In Part I, we discussed the intricacies of the global open banking ecosystem and the potential of open data to transform the global financial sector. In Part 2, we will be exploring the intricate regulatory ecosystem of open banking in the Middle East (ME). The UAE, Bahrain, KSA are at the forefront of the open banking movement in the region - their combination of industry-led and regulator-led models are unlocking the perfect balance between the region’s growing consumer demand for targeted financial propositions and e-commerce.
Key drivers of open banking in the Middle East
The ME certainly sees open banking as an opportunity to leverage its rapidly expanding financial services sector. In a survey of central banks and monetary authorities representatives from 18 Arab countries, 94% said they view their national open banking frameworks as critical in the early stages in the finance industry. Their eagerness in implementing open banking is very compatible with the digitally native young population (almost 30% of the population between 15-29). Most notably, the UAE and Saudi Arabia have, respectively, a 200% and 120% mobile phone penetration rate, a 99% and 96% internet penetration rate. While open banking is still in its infancy in the region, the spectrum of models from industry-led to market-led shows the growing interest in and, the disruptive power of Open Finance.
The region's growth in open banking could easily be attributed to both regulatory and commercial intervention. The exponential growth in the region’s e-commerce is the result of investment in digitalization, financial services, logistics, infrastructure, and optimal demographic conditions. In parallel, central banks took this as a cue to start building a localized Open Finance ecosystem that perfectly combined broad global learnings with specific regional needs around financial inclusion. This came in the form of innovative standards and regulations that managed to optimize the OB industry in the region.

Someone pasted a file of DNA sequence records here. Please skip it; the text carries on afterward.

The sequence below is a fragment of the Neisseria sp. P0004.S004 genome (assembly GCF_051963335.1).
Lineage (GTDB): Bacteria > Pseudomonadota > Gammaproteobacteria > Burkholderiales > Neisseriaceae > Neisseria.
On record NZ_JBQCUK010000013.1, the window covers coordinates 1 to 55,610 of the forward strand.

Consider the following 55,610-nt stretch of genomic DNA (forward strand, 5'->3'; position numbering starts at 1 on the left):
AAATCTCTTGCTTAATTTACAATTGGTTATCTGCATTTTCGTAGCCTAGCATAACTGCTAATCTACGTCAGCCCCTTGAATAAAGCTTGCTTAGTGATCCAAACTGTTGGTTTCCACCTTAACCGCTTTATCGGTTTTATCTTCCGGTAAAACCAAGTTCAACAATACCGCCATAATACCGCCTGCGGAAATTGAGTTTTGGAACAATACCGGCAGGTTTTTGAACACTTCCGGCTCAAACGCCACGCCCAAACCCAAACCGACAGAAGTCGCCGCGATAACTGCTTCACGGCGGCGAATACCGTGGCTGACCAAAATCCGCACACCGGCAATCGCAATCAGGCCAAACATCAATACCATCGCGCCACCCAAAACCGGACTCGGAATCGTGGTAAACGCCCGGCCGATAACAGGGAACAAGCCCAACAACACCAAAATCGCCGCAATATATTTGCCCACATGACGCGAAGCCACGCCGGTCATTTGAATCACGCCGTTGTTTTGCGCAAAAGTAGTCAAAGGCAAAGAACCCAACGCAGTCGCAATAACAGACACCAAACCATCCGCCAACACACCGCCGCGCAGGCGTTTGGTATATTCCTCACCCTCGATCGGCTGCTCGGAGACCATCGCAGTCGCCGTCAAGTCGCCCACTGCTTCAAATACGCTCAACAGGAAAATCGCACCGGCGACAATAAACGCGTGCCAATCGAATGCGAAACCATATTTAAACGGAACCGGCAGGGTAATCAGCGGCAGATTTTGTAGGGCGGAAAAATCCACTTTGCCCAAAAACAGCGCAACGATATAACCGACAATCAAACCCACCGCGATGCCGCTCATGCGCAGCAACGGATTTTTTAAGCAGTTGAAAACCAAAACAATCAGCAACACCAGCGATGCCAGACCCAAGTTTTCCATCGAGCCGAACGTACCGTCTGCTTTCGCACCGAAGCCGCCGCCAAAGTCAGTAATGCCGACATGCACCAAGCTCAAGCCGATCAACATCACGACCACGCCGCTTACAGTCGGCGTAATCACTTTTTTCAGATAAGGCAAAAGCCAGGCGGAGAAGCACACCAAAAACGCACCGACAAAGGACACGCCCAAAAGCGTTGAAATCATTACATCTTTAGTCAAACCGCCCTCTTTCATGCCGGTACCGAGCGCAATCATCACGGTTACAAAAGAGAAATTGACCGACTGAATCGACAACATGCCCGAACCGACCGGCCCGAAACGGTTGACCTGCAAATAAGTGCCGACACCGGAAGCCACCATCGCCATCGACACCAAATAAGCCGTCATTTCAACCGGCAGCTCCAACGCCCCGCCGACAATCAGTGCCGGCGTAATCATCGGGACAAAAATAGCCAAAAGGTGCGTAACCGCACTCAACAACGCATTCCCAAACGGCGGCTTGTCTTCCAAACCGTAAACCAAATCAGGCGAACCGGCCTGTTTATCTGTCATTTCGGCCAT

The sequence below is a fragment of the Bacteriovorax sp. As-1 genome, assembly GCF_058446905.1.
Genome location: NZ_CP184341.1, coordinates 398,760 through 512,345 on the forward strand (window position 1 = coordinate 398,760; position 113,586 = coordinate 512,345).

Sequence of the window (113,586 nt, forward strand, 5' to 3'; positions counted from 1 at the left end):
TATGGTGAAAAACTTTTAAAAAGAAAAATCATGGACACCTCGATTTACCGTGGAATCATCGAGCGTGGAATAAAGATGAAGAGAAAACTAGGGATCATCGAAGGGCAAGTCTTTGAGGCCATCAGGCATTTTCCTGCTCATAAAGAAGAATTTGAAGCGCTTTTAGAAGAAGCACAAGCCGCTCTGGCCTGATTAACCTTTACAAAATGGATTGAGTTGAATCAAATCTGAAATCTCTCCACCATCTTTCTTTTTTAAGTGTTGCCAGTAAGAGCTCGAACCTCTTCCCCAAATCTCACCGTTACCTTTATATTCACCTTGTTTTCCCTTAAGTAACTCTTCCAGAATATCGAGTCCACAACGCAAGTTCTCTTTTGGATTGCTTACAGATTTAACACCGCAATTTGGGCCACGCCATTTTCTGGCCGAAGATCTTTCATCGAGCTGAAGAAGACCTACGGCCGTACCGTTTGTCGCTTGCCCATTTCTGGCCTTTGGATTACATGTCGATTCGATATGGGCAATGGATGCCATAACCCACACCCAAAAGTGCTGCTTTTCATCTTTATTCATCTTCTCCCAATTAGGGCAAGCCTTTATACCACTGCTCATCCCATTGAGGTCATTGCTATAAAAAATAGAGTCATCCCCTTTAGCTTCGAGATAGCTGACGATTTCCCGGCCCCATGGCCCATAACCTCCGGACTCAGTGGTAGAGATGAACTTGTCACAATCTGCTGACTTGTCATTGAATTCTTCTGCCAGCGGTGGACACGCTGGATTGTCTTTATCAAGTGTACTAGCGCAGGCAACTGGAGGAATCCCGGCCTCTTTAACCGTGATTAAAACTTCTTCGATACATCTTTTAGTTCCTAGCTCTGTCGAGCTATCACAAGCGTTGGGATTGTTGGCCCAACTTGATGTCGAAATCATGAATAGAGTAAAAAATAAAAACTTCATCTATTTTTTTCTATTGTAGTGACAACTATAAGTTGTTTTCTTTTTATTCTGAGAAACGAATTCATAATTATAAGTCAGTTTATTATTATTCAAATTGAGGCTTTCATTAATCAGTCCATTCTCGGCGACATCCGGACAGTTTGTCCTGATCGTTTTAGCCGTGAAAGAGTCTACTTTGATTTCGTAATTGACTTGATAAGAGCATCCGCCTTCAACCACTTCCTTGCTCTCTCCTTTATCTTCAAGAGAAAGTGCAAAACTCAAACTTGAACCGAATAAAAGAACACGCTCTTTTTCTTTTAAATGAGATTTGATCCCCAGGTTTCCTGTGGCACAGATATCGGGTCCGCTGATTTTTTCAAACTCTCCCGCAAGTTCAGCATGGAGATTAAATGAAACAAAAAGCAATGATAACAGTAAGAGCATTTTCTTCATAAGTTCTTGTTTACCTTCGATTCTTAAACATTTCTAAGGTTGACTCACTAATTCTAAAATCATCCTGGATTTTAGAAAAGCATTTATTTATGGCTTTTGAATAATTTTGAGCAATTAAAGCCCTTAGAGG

The progressive approach to open banking regulation has seen early entrants such as Tarabut Gateway (Bahrain), Dapi (UAE), and Lean Technologies (Saudi Arabia) generate significant investor interest as they enable open banking propositions to launch in the market. With Lean Technologies recently announcing a successful $33m Series A, led by Sequoia Capital - the first investment by the US VC firm in the GCC.
Regulators and markets are leading the way in Middle Eastern OB
As explained in Part I, Bahrain and Kuwait are implementing a mainly regulator-led model. Bahrain was the first country in the region to propose open banking legislation that encouraged financial firms to make APIs available publicly. Bahrain's government established the Bahrain Open Banking Framework (OBF) in October 2020 to establish standards and encourage the adoption of open banking. Bahrain’s leadership in this growth sector has seen instant developments, demonstrated by the launch Zain Bahrain went live with Tarabut Gateway Open Banking payments solution in December 2021. The service enables customers to use the service to pay their bills, recharge lines, and finalize all payment transactions from an app easily and without needing to enter card details.